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  Monthly dividend income?
Posted by: jim55 - 05-14-2019, 04:40 AM - Forum: Income - Replies (1)

I own Fidelity High Income fund (SPHIX) and Pimco Dynamic (PDI) for monthly distributions, any other recommendations


  When should I take my pension?
Posted by: jim55 - 05-14-2019, 04:36 AM - Forum: Retirement - No Replies

Been a lurker here for a while and appreciate the valuable info and discussions that occur, very educational.  I'd appreciate some thoughts/input on the following...

 
I have a pension from a previous employer that I am now eligible to take (eligible at 50 years old).  I'm currently employed and do not need the money.  The plan is well funded and appears to be stable.  Below is the breakdown of what the monthly payout would be based on the age I take it.  For example, if I take it at 54 I'll receive $606 per month.  In the event of my death my spouse will continue to receive the pension at the same amount.  I've run through some numbers based on taking the pension early and saving/investing the cash versus waiting for the monthly payout to go up.  Would greatly appreciate any input and additional things to consider from those with more experience with this.  As an aside I'm targeting 62 for retirement.  Thanks much.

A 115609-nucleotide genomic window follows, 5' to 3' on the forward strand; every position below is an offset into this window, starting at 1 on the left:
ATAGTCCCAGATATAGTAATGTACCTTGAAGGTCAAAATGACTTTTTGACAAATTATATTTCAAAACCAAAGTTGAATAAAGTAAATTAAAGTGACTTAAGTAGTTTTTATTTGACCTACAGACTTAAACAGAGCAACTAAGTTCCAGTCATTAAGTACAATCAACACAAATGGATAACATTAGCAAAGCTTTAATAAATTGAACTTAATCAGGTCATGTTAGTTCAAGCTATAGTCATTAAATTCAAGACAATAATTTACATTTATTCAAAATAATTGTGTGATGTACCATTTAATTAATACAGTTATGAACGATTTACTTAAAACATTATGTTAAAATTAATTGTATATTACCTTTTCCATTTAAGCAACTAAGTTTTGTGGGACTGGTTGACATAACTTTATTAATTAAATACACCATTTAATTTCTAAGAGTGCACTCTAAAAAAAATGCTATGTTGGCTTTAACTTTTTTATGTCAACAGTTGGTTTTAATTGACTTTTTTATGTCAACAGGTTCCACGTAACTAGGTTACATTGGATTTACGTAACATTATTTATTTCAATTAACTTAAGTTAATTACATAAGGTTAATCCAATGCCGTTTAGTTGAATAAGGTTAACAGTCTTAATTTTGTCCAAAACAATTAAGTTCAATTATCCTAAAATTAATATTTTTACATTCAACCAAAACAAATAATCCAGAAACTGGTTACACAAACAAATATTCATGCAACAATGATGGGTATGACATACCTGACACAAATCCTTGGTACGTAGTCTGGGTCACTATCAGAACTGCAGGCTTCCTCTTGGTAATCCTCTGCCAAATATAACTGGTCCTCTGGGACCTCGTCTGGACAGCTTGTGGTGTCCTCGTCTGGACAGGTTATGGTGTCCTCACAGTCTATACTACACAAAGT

Gifting to children
Posted by: EricL - 05-09-2019, 01:54 AM - Forum: Life Events - No Replies

My daughter, who is not married, has just agreed to purchase a condo. The purchase price agreed to with the seller is $210,000.00. I'm looking to gift her the full amount of the purchase price. It is my understanding that from her perspective she will not have to pay any taxes on the gift. From my perspective I will have to file a 'gift tax form' with the IRS indicating that this gift will go toward my lifetime gift exemption but that I will not have to pay any taxes either.